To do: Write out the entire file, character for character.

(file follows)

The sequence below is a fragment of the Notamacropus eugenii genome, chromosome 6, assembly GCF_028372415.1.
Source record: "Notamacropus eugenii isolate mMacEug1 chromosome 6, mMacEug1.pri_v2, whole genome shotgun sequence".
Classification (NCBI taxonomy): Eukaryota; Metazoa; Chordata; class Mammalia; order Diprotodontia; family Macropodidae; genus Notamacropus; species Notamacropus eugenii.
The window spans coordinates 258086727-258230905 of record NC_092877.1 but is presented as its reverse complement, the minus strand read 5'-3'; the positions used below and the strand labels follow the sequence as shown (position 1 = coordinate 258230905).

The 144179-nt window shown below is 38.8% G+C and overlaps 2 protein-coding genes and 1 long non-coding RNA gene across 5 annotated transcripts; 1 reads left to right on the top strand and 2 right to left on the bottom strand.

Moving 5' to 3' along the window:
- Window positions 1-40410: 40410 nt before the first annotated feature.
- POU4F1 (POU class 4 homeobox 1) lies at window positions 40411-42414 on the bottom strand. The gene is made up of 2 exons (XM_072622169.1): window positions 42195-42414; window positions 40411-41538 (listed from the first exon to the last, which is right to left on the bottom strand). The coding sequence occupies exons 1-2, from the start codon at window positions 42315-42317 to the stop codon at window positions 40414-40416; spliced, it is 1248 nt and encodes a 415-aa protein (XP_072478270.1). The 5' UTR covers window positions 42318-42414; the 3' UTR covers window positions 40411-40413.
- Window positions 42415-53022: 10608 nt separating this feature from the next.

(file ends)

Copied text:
The sequence below is a fragment of the Notamacropus eugenii genome, chromosome 6, assembly GCF_028372415.1.
Source record: "Notamacropus eugenii isolate mMacEug1 chromosome 6, mMacEug1.pri_v2, whole genome shotgun sequence".
Classification (NCBI taxonomy): Eukaryota; Metazoa; Chordata; class Mammalia; order Diprotodontia; family Macropodidae; genus Notamacropus; species Notamacropus eugenii.
The window spans coordinates 258086727-258230905 of record NC_092877.1 but is presented as its reverse complement, the minus strand read 5'-3'; the positions used below and the strand labels follow the sequence as shown (position 1 = coordinate 258230905).

The 144179-nt window shown below is 38.8% G+C and overlaps 2 protein-coding genes and 1 long non-coding RNA gene across 5 annotated transcripts; 1 reads left to right on the top strand and 2 right to left on the bottom strand.

Moving 5' to 3' along the window:
- Window positions 1-40410: 40410 nt before the first annotated feature.
- POU4F1 (POU class 4 homeobox 1) lies at window positions 40411-42414 on the bottom strand. The gene is made up of 2 exons (XM_072622169.1): window positions 42195-42414; window positions 40411-41538 (listed from the first exon to the last, which is right to left on the bottom strand). The coding sequence occupies exons 1-2, from the start codon at window positions 42315-42317 to the stop codon at window positions 40414-40416; spliced, it is 1248 nt and encodes a 415-aa protein (XP_072478270.1). The 5' UTR covers window positions 42318-42414; the 3' UTR covers window positions 40411-40413.
- Window positions 42415-53022: 10608 nt separating this feature from the next.